Pension fund disclosures will soon look more like those of other post-employment benefits under a new statement issued by the Governmental Accounting Standards Board.Statement 50, Pension Disclosures, amends Statement 25, on reporting on defined-benefit pension plans, and Statement 27, on accounting for pensions by governmental employers. The amendments make disclosures under those two statements consistent with the requirements of Statements 43, on reporting OPEB, and 45, on reporting on OPEB by governmental employers.
Parry Young, a director in the public finance department of Standard & Poor's, praised the transparency that Statement 50 brings to financial reports on pension plans and the enhanced ease of using them. "I'm a municipal bond analyst, and I use these financial statements every day," he explained. "GASB 50 will provide greater transparency and comparability between reporting on pensions and other post-employment benefits."
GASB Chairman Robert Attmore characterized the new standard as an extension of the improvements that were made to reporting on retiree health insurance and other non-pension retirement benefits affected by Statements 43 and 45.
In fact, the need for this narrowly scoped project was raised even as the board was discussing those two statements. As the board decided to enhance certain disclosures and related required supplementary information, or RSI, it realized the advantages of extending the same enhancements to pension fund disclosures, thus creating a consistency in the reporting of all post-employment benefits.
EVERYONE WANTS IT
The most significant changes regard the reporting of the funding status of a pension or OPEB plan, comparing the actuarial value of the asset with the actuarial accrued liability.
"This piece of information is of extraordinary value to a wide range of financial statement users," said GASB project manager Dean Mead. "It's one of those pieces of information that is found to be equally valuable to analysts and rating agencies, to staff people working at taxpayer associations."
Under Statement 50, notes to financial statements should disclose the funding status of a pension plan as of the most recent actuarial valuation date. Defined-benefit pension plans will disclose actuarial methods and assumptions used in actuarial valuation in notes to the financial statement, rather than in the notes to the RSI.
The change could mean a little more work for governmental entities that use the aggregate actuarial cost method to determine annual required contributions. Though few pension plans use this relatively aggressive method, those that do tend to be especially large. Notes to financial statements reporting on these plans will have to disclose the funded status of the plan, and a schedule of funding progress must be presented as an RSI using the entry age actuarial cost method.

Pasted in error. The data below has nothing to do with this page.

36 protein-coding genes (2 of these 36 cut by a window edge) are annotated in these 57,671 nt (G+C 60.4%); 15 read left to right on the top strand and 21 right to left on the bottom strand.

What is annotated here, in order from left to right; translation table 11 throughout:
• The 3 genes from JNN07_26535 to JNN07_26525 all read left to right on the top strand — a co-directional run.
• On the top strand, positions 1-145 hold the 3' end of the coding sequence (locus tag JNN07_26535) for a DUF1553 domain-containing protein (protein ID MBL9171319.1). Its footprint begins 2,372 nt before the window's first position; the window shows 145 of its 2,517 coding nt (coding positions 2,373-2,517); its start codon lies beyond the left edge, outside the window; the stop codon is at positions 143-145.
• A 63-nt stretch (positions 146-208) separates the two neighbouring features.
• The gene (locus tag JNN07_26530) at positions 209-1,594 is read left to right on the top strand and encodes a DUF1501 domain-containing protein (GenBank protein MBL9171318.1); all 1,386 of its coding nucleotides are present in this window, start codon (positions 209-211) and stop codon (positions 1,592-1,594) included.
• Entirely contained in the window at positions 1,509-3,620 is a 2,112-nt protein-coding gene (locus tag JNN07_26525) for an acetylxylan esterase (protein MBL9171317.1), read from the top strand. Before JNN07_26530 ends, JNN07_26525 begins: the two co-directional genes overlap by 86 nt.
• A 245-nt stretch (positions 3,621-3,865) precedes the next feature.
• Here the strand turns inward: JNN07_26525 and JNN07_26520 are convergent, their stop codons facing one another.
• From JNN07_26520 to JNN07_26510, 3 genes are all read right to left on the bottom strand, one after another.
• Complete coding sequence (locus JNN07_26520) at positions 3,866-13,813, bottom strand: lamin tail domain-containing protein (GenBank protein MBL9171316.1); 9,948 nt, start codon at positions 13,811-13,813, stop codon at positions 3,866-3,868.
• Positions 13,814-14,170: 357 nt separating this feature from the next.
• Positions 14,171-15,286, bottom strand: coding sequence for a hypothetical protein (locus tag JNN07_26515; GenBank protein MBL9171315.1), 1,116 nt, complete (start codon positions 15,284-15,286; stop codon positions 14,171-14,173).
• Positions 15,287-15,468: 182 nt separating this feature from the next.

Due to the nature of aggregate actuarial cost method, funded status information is not produced as part of the actuarial process, and therefore did not appear in financial statements. The board considered the burden of providing the additional information, but decided that the substantial benefits outweighed the extra effort.
"This fills in a pretty significant informational void for anyone who was using the financial statements of a government that used the aggregate method," Mead said, adding that he doubted governments would change their actuarial methods to avoid a little extra work.
The new standard also requires the notes to statements to include a reference linking the funded status disclosures in the notes to the required schedule in the RSI. Notes will also have to disclose any legal maximum contribution rates, and whether any such maximums were taken into consideration in actuarial projections.
The change comes just as investors and taxpayers are more carefully scrutinizing the long-term implications of existing post-retirement benefits.
Statement 50 is effective for periods beginning after June 15, 2007, with early implementation encouraged. Requirements relating to governments using the aggregate actuarial cost method are effective for financial statements and RSI that contains information from actuarial valuations as of June 15, 2007.
Once Statement 50 has gone into effect, the board expects to conduct research to learn how effective existing standards on pension reporting have been. The board may then consider whether further changes should be made.
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